Molding resilient Defenders

  • Published
  • By Staff Sgt. Christina Russo
  • 910th Airlift Wing Public Affairs

More than 25 Reserve Citizen Defenders with the 459th Security Forces Squadron, Joint Base Andrews, Maryland, participated in the Integrated Defense Leadership Course from March 13-26, 2023, at Camp James A. Garfield Joint Military Training Center and Youngstown Air Reserve Station, Ohio.

Whether in the classroom or in the field, Defenders from the 459th SFS were pushed to their limits. Throughout the duration of the course, IDLC cadre injected stressors to provide a more real-world approach to combat training.

“It is important to expose Airmen to the elements, to show them elements are merely obstacles that can be overcome with proper planning,” said Tech. Sgt. Darnnelle Gibbs, an IDLC cadre member assigned to the 514th Security Forces Squadron, Joint Base McGuire-Dix-Lakehurst, New Jersey. “Tactical movements during cold weather differ from warm weather and how noise discipline is in their favor during rainfall versus no rainfall.”

Under the Air Force Reserve Command’s stress inoculation program, IDLC cadre provide third-party mentoring and coaching to students on how to respond to stressful situations as a team and as individuals.

“The 459th SFS demonstrated a great deal of growth in their collective skills and their abilities to deal with stress in ways that resulted in positive outcomes for the team,” said Senior Master Sgt. Jason Knepper, AFRC security forces training manager.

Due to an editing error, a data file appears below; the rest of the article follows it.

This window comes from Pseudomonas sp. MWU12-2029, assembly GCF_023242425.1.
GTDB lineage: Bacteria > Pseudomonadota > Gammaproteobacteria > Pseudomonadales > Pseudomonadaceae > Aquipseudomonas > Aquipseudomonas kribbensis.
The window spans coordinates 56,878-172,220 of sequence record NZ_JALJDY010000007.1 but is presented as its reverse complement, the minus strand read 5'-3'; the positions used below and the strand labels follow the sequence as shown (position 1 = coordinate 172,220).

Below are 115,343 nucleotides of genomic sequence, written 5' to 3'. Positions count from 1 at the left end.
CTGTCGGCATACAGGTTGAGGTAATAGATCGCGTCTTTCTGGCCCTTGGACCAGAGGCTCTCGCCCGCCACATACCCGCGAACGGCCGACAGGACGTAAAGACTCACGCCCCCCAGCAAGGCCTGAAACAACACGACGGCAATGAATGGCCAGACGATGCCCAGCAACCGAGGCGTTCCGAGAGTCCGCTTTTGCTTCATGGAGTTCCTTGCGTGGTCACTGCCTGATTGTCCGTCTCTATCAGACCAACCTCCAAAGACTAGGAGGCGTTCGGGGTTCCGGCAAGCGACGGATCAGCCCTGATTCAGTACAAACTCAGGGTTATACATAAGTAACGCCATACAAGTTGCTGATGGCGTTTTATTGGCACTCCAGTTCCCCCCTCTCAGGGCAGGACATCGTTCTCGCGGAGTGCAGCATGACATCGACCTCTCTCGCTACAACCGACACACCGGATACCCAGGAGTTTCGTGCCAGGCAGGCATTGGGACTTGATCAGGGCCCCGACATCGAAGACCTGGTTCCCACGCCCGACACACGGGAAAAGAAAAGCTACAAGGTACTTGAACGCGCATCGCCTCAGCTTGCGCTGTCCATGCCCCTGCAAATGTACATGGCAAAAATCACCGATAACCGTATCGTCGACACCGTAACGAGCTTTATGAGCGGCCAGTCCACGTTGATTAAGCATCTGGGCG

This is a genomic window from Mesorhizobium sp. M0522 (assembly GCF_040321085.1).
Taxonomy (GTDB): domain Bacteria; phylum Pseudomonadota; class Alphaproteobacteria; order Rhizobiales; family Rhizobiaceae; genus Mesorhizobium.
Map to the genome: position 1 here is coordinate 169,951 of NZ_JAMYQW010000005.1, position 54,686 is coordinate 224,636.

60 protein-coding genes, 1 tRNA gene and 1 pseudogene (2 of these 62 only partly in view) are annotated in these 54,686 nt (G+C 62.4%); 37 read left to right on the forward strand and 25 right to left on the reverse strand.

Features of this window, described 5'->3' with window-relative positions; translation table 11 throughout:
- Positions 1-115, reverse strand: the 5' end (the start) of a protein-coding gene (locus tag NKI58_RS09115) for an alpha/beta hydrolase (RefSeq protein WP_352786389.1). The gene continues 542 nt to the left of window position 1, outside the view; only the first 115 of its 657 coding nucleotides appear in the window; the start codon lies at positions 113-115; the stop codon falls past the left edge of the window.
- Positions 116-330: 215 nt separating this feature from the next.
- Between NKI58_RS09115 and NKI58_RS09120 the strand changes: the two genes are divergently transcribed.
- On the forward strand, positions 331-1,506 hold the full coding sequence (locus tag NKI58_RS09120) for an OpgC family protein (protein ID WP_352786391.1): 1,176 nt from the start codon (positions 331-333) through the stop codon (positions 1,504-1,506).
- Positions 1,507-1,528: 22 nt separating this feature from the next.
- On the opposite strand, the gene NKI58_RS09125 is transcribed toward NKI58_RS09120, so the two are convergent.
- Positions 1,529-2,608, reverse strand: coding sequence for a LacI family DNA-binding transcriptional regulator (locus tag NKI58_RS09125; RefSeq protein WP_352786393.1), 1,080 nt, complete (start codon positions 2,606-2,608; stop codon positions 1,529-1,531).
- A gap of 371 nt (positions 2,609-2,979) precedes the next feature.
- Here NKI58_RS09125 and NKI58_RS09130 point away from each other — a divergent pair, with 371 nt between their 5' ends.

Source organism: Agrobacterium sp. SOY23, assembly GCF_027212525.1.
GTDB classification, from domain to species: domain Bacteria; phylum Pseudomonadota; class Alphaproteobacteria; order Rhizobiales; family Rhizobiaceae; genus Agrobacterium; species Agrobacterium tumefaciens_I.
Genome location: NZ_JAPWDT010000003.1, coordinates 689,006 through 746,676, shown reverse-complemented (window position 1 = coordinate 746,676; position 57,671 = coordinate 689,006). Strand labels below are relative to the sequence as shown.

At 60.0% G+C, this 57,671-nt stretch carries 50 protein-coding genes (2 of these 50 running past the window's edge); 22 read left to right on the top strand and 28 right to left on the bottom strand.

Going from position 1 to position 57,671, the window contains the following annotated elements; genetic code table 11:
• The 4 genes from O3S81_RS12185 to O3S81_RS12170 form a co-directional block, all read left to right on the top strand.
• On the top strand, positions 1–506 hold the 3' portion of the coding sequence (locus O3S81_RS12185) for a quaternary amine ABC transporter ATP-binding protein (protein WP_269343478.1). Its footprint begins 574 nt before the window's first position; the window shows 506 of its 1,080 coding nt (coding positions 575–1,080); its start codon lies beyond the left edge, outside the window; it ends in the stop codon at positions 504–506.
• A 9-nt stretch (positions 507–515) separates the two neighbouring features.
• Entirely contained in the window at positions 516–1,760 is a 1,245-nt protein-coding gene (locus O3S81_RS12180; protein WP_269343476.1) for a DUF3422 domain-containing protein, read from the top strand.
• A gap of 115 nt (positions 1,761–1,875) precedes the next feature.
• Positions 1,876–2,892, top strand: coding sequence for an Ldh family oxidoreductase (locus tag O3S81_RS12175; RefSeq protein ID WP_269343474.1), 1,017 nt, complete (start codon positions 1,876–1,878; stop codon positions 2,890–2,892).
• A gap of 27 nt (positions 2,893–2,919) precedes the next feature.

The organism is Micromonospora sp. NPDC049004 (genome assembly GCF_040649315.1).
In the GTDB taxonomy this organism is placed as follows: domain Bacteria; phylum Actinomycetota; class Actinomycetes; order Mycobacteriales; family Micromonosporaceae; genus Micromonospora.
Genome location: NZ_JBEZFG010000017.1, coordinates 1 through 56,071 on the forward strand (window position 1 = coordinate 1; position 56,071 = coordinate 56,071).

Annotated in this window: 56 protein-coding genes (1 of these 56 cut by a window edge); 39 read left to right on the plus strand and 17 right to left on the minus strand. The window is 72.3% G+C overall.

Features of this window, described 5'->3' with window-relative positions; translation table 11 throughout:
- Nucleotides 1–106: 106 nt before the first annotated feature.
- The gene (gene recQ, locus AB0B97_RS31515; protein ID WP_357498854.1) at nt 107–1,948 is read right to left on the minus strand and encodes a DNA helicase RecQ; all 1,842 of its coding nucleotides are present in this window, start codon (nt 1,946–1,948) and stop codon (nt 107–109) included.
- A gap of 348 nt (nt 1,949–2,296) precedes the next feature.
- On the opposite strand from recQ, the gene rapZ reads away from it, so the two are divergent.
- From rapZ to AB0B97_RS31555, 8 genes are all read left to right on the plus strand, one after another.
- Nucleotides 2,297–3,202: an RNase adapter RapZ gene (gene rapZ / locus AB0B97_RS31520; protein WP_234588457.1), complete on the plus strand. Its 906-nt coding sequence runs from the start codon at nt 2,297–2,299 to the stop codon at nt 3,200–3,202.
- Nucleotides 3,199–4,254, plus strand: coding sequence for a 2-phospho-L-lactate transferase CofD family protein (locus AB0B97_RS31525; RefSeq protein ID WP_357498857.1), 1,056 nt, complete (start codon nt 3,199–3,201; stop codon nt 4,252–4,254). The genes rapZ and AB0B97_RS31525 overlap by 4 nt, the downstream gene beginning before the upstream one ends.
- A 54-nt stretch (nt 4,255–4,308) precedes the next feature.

While under stress, Defenders gain essential skills necessary for combat. According to Knepper, such skills are otherwise unavailable to be obtained during a routine Unit Training Assembly weekend. 

“Patrolling, mission planning, establishing and executing an integrated static defense line, and employing security forces weapons and equipment are difficult skills to address on unit training weekends due to the advanced subject matter, time and space requirements, and the competing obligations at home station,” said Knepper.

IDLC is designed to mold resilient Defenders capable of fulfilling the mission no matter the situation.

“This course helps build more confident leaders and helps identify gaps in skills that can be addressed to produce a more balanced Airman,” said Gibbs. “We as cadre members plan on exposing young Airmen to leadership roles and giving them obtainable tasks, which will boost confidence and perhaps the desire to take on larger tasks.”

While constant adjustments are being made to the IDLC curriculum, the time frame in which to teach it remains unchanged. Training is limited to a two-week time period where IDLC cadre forge innovative ways to teach and mold a more resilient security force capable of taking on any stressors while completing the mission.

“The Defenders that attend IDLC contend with many stressors; absence from family, long training days, difficult standards, weather, and terrain,” said Knepper. “Overwhelmingly, they complete IDLC with a positive sense of accomplishment and a better understanding of their abilities, the abilities of their teammates, and an experience that they know will serve them in the future. The weather, the training and the terrain are all friction points that polish and hone the edges of these Defenders – they don’t shy away from it at all; they embrace it.”